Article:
If you’re an immigration advocate, hiring should proceed cautiously, and some current agents need to change their ways.
CBP is on the front lines of the nation’s heated — and at times shameful (as in Trump’s family separation meanness) — immigration controversy. Staff members include CBP officers in the Office of Field Operations who protect points of entry, Border Patrol agents who guard territory between and relatively near points of entry, and Air and Marine Operations agents who watch over air and sea borders.
Like CBP, Immigration and Customs Enforcement, better known as ICE, also is part of the Department of Homeland Security. ICE enforces immigration laws nationwide.
At the end of fiscal 2017, CBP was more than 1,100 officers short, according to a recent Government Accountability Office (GAO) report, which did not include ICE. A long hiring process, high attrition and competition from other agencies are among the reasons.
In a letter to GAO included in the report, Jim H. Crumpacker, a DHS director, said the agency “is constantly working to strengthen its hiring capabilities to secure staffing for critical frontline operations.” A CBP statement to the Federal Insider on Friday said the agency has increased personnel staff and contractors by more than 25 percent in the past year. CPB agreed with GAO’s recommendation to analyze why officers leave and use that information to improve retention.
But it’s also a matter of political priorities.
“While we have known for years that our ports of entry are understaffed and CBP cannot hire the minimum number of officers, this Administration has decided to focus available resources and political will towards building the president’s completely unnecessary wall and enacting his cruel zero-tolerance immigration policy,” said Rep. Bennie Thompson (Miss.), the ranking Democrat on the House Homeland Security Committee. He was among four members of Congress requesting the GAO report. “If CBP was able to prioritize the staffing and infrastructure of our border, we would be able to better process individuals at the border, including those seeking asylum, and the current humanitarian crisis would not be as severe.” Another requester, Sen. Ron Johnson (R-Wis.), chairman of the Senate Homeland Security and Governmental Affairs Committee, did not respond to a request for comment.
Time to hire is a big problem.
In fiscal 2015, Border Patrol hiring time reached 628 days. That dropped to 274 days, or about nine months, two years later. The 628 days is an anomaly, however, because there were no Border Patrol job announcements in fiscal 2014, meaning that 2013 applicants weren’t hired until almost two years later, inflating that number.
Nonetheless, hiring periods resembling the human gestation period are just too long.
The government’s general goal is hiring within 80 days. The agency says that’s not feasible for law enforcement officers.
“According to CBP officials, the agency’s multistep hiring process for its law enforcement officer positions is intentionally rigorous and involves extensive applicant screening to ensure that only qualified candidates meet the technical, physical, and suitability requirements for employment at CBP,” the GAO report said. “Even so, CBP officials across several components told us that the agency’s time-to-hire was too long and directly affected the component’s ability to recruit and hire for law enforcement positions.”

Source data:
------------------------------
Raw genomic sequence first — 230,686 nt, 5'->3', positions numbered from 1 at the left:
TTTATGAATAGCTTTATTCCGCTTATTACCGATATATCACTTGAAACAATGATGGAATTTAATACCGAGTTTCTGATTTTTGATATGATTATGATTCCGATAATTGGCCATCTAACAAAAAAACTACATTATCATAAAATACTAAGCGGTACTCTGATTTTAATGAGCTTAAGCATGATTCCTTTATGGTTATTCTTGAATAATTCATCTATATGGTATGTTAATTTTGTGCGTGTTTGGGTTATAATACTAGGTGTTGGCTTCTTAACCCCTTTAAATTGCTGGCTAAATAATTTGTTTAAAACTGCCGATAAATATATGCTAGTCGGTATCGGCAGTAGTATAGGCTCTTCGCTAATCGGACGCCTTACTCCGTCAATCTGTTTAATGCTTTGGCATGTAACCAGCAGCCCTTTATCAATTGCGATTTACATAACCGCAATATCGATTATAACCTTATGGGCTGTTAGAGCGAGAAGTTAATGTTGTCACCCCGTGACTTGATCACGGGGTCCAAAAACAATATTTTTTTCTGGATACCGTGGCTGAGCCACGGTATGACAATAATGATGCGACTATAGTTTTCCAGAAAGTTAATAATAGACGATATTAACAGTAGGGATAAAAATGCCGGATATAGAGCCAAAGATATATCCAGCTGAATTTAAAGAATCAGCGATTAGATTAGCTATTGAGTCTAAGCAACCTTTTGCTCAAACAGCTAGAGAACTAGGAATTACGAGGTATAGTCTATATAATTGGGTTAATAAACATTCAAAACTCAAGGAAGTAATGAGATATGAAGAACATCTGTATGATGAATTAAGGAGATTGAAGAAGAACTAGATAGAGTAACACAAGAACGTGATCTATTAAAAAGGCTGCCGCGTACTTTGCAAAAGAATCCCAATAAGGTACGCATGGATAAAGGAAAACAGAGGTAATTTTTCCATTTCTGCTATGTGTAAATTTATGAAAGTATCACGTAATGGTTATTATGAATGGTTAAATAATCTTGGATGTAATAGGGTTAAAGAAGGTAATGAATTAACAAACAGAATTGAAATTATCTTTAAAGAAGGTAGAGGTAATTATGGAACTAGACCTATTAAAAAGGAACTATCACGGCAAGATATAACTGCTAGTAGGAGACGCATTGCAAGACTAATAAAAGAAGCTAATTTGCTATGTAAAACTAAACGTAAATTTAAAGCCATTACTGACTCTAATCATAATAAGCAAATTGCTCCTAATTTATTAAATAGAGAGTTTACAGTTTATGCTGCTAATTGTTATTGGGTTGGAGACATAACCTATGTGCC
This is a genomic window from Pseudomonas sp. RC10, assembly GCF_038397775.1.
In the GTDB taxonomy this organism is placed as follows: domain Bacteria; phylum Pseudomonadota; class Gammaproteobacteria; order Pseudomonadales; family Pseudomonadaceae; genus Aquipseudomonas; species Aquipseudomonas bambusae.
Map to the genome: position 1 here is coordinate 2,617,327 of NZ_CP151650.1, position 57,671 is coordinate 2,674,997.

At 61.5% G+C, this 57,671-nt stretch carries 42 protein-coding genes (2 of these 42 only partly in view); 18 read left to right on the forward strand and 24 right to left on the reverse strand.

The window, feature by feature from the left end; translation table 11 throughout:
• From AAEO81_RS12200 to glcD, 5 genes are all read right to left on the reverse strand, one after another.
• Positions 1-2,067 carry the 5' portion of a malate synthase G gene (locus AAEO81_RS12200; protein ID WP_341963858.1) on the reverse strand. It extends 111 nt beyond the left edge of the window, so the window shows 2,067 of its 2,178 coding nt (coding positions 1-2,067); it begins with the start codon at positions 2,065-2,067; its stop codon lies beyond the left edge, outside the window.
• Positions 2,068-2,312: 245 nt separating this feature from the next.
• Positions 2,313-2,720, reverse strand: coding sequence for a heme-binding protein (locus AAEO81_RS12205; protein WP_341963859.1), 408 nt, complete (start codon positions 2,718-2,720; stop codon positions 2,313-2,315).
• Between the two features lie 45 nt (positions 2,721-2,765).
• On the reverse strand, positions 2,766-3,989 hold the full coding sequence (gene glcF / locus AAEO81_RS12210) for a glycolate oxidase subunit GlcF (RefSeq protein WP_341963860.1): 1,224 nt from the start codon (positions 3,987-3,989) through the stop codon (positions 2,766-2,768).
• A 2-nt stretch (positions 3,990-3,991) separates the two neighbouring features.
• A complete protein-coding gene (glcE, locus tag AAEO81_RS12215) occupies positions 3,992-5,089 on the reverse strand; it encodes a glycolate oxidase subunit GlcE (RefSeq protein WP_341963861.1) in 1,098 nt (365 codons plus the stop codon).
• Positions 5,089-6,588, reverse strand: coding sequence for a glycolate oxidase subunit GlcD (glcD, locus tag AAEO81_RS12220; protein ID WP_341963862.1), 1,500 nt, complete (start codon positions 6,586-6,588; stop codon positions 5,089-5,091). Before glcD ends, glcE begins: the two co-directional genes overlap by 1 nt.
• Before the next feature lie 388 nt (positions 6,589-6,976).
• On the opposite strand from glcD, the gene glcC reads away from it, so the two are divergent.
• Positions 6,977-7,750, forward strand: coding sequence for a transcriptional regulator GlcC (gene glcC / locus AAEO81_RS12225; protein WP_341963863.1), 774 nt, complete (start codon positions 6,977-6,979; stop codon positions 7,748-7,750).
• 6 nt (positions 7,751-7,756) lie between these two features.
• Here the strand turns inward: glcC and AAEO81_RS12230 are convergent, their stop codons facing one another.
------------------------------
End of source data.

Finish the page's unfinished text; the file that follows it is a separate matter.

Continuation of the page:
But for advocates, the problem isn’t that CBP takes too long to hire, but that staffing up too quickly, including training, leads to poor-performing officers. A 2017 American Immigration Council report by Josiah Heyman said “the last time the Border Patrol received a large infusion of money to hire thousands of new agents, cases of corruption and misconduct spiked in the agency. New hires were not sufficiently vetted, novice agents were not adequately supervised, and agents who abused their authority acted with impunity.”
Guillermo Cantor, research director for the immigration advocacy council, said it “analyzed tons of government records and showed the multiple ways in which Border Patrol agents regularly overstep the boundaries of their authority by using excessive force, employing coercive tactics and misinformation to deport migrants from the U.S., and retaining migrants’ personal belongings, to mention just a few examples.” He complained that “new hires did not receive sufficient training. All of this to say that slow growth of staffing levels is probably a good thing considering the negative impacts that resulted from the agency’s rapid growth in the past.”
Patricia Cramer has a distinctly different view. She’s a 14-year CBP officer speaking in her role as president of the National Treasury Employees Union chapter in Arizona. That includes Nogales, which, she said, is “the most understaffed port in the Southwest.”
“Officers and agriculture specialists are being forced to work 16-hour shifts day after day,” she added. “Employees are overworked and exhausted. This is the main cause of the retention issue. … The employees themselves are usually the best recruiters but with morale being so low, officers and specialists are obviously not motivated to recruit.”
“Just to give you an example,” she continued, “I had an officer that had been in for about three years call me recently to notify me that he was resigning from CBP. He explained to me that he had a wife and newborn baby but never saw them because of the amount of overtime he was working. This officer decided to resign from a federal job and take a lower-paying position at a grocery store as a warehouse worker so he could spend more time with his family.
“That is how bad the situation is.”